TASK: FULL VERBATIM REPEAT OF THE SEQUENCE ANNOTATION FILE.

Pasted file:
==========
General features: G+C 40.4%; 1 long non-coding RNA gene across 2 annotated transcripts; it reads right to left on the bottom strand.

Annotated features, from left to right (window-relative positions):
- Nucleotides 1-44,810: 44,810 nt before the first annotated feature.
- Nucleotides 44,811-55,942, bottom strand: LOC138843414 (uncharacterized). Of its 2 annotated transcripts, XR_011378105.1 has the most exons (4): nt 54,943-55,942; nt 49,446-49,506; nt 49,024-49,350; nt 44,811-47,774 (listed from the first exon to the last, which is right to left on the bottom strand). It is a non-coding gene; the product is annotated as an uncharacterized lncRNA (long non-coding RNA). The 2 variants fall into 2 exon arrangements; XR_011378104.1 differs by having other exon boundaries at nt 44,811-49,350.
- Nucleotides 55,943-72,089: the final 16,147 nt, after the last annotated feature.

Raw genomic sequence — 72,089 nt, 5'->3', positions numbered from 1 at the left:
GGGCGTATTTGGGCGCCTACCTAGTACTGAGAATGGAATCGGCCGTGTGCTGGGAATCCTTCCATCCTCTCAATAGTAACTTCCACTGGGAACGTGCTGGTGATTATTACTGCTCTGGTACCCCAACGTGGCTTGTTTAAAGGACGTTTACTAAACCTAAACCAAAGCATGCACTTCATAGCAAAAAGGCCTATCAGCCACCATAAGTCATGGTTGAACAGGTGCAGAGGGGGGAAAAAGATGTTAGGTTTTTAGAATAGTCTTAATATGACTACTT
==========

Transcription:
General features: G+C 40.4%; 1 long non-coding RNA gene across 2 annotated transcripts; it reads right to left on the bottom strand.

Annotated features, from left to right (window-relative positions):
- Nucleotides 1-44,810: 44,810 nt before the first annotated feature.
- Nucleotides 44,811-55,942, bottom strand: LOC138843414 (uncharacterized). Of its 2 annotated transcripts, XR_011378105.1 has the most exons (4): nt 54,943-55,942; nt 49,446-49,506; nt 49,024-49,350; nt 44,811-47,774 (listed from the first exon to the last, which is right to left on the bottom strand). It is a non-coding gene; the product is annotated as an uncharacterized lncRNA (long non-coding RNA). The 2 variants fall into 2 exon arrangements; XR_011378104.1 differs by having other exon boundaries at nt 44,811-49,350.
- Nucleotides 55,943-72,089: the final 16,147 nt, after the last annotated feature.

Raw genomic sequence — 72,089 nt, 5'->3', positions numbered from 1 at the left:
GGGCGTATTTGGGCGCCTACCTAGTACTGAGAATGGAATCGGCCGTGTGCTGGGAATCCTTCCATCCTCTCAATAGTAACTTCCACTGGGAACGTGCTGGTGATTATTACTGCTCTGGTACCCCAACGTGGCTTGTTTAAAGGACGTTTACTAAACCTAAACCAAAGCATGCACTTCATAGCAAAAAGGCCTATCAGCCACCATAAGTCATGGTTGAACAGGTGCAGAGGGGGGAAAAAGATGTTAGGTTTTTAGAATAGTCTTAATATGACTACTT